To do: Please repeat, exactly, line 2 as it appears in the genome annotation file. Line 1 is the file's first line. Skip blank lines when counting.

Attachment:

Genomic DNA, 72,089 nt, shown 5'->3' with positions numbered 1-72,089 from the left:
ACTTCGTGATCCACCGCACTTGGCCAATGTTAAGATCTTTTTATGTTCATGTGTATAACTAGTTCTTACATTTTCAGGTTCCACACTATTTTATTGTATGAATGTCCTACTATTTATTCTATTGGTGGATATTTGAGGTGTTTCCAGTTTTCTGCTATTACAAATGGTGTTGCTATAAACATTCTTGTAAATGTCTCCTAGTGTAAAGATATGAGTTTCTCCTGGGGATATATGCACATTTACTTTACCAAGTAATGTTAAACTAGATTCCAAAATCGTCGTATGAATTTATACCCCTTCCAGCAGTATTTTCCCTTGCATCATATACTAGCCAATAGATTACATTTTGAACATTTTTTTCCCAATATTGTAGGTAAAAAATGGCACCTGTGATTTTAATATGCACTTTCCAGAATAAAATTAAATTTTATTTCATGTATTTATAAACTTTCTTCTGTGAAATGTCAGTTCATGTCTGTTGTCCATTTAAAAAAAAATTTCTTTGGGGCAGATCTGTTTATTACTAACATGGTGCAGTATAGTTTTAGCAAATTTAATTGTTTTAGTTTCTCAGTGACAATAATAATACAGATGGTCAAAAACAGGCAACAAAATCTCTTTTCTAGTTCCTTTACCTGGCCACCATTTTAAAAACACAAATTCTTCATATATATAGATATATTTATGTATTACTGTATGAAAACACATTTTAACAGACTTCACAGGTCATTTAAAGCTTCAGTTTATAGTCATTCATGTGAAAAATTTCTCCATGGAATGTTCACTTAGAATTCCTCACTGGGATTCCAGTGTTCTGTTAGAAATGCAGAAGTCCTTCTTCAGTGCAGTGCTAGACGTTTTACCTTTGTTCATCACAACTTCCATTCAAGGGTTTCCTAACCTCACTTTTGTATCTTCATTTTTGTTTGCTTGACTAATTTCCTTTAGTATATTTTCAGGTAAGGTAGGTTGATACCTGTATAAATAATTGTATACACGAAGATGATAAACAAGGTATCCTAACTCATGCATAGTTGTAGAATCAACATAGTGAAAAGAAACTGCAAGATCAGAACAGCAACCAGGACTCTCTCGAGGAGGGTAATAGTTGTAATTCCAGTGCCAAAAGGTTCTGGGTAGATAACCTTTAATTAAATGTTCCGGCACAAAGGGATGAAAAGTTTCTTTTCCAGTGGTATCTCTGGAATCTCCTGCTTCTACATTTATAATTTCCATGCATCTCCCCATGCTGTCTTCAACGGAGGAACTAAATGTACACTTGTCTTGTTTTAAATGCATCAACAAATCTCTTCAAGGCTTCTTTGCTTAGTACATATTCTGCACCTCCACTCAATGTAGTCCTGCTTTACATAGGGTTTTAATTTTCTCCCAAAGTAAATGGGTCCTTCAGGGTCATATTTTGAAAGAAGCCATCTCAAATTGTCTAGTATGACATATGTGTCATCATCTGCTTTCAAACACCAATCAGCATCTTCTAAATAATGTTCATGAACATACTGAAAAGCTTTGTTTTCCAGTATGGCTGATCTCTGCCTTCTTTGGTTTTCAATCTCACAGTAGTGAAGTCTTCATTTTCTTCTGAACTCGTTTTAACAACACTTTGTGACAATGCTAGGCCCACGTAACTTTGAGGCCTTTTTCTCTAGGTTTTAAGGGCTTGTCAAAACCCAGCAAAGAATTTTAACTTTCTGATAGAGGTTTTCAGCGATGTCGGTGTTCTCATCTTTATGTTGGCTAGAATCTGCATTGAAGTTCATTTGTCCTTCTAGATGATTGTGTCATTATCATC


ACTTCGTGATCCACCGCACTTGGCCAATGTTAAGATCTTTTTATGTTCATGTGTATAACTAGTTCTTACATTTTCAGGTTCCACACTATTTTATTGTATGAATGTCCTACTATTTATTCTATTGGTGGATATTTGAGGTGTTTCCAGTTTTCTGCTATTACAAATGGTGTTGCTATAAACATTCTTGTAAATGTCTCCTAGTGTAAAGATATGAGTTTCTCCTGGGGATATATGCACATTTACTTTACCAAGTAATGTTAAACTAGATTCCAAAATCGTCGTATGAATTTATACCCCTTCCAGCAGTATTTTCCCTTGCATCATATACTAGCCAATAGATTACATTTTGAACATTTTTTTCCCAATATTGTAGGTAAAAAATGGCACCTGTGATTTTAATATGCACTTTCCAGAATAAAATTAAATTTTATTTCATGTATTTATAAACTTTCTTCTGTGAAATGTCAGTTCATGTCTGTTGTCCATTTAAAAAAAAATTTCTTTGGGGCAGATCTGTTTATTACTAACATGGTGCAGTATAGTTTTAGCAAATTTAATTGTTTTAGTTTCTCAGTGACAATAATAATACAGATGGTCAAAAACAGGCAACAAAATCTCTTTTCTAGTTCCTTTACCTGGCCACCATTTTAAAAACACAAATTCTTCATATATATAGATATATTTATGTATTACTGTATGAAAACACATTTTAACAGACTTCACAGGTCATTTAAAGCTTCAGTTTATAGTCATTCATGTGAAAAATTTCTCCATGGAATGTTCACTTAGAATTCCTCACTGGGATTCCAGTGTTCTGTTAGAAATGCAGAAGTCCTTCTTCAGTGCAGTGCTAGACGTTTTACCTTTGTTCATCACAACTTCCATTCAAGGGTTTCCTAACCTCACTTTTGTATCTTCATTTTTGTTTGCTTGACTAATTTCCTTTAGTATATTTTCAGGTAAGGTAGGTTGATACCTGTATAAATAATTGTATACACGAAGATGATAAACAAGGTATCCTAACTCATGCATAGTTGTAGAATCAACATAGTGAAAAGAAACTGCAAGATCAGAACAGCAACCAGGACTCTCTCGAGGAGGGTAATAGTTGTAATTCCAGTGCCAAAAGGTTCTGGGTAGATAACCTTTAATTAAATGTTCCGGCACAAAGGGATGAAAAGTTTCTTTTCCAGTGGTATCTCTGGAATCTCCTGCTTCTACATTTATAATTTCCATGCATCTCCCCATGCTGTCTTCAACGGAGGAACTAAATGTACACTTGTCTTGTTTTAAATGCATCAACAAATCTCTTCAAGGCTTCTTTGCTTAGTACATATTCTGCACCTCCACTCAATGTAGTCCTGCTTTACATAGGGTTTTAATTTTCTCCCAAAGTAAATGGGTCCTTCAGGGTCATATTTTGAAAGAAGCCATCTCAAATTGTCTAGTATGACATATGTGTCATCATCTGCTTTCAAACACCAATCAGCATCTTCTAAATAATGTTCATGAACATACTGAAAAGCTTTGTTTTCCAGTATGGCTGATCTCTGCCTTCTTTGGTTTTCAATCTCACAGTAGTGAAGTCTTCATTTTCTTCTGAACTCGTTTTAACAACACTTTGTGACAATGCTAGGCCCACGTAACTTTGAGGCCTTTTTCTCTAGGTTTTAAGGGCTTGTCAAAACCCAGCAAAGAATTTTAACTTTCTGATAGAGGTTTTCAGCGATGTCGGTGTTCTCATCTTTATGTTGGCTAGAATCTGCATTGAAGTTCATTTGTCCTTCTAGATGATTGTGTCATTATCATC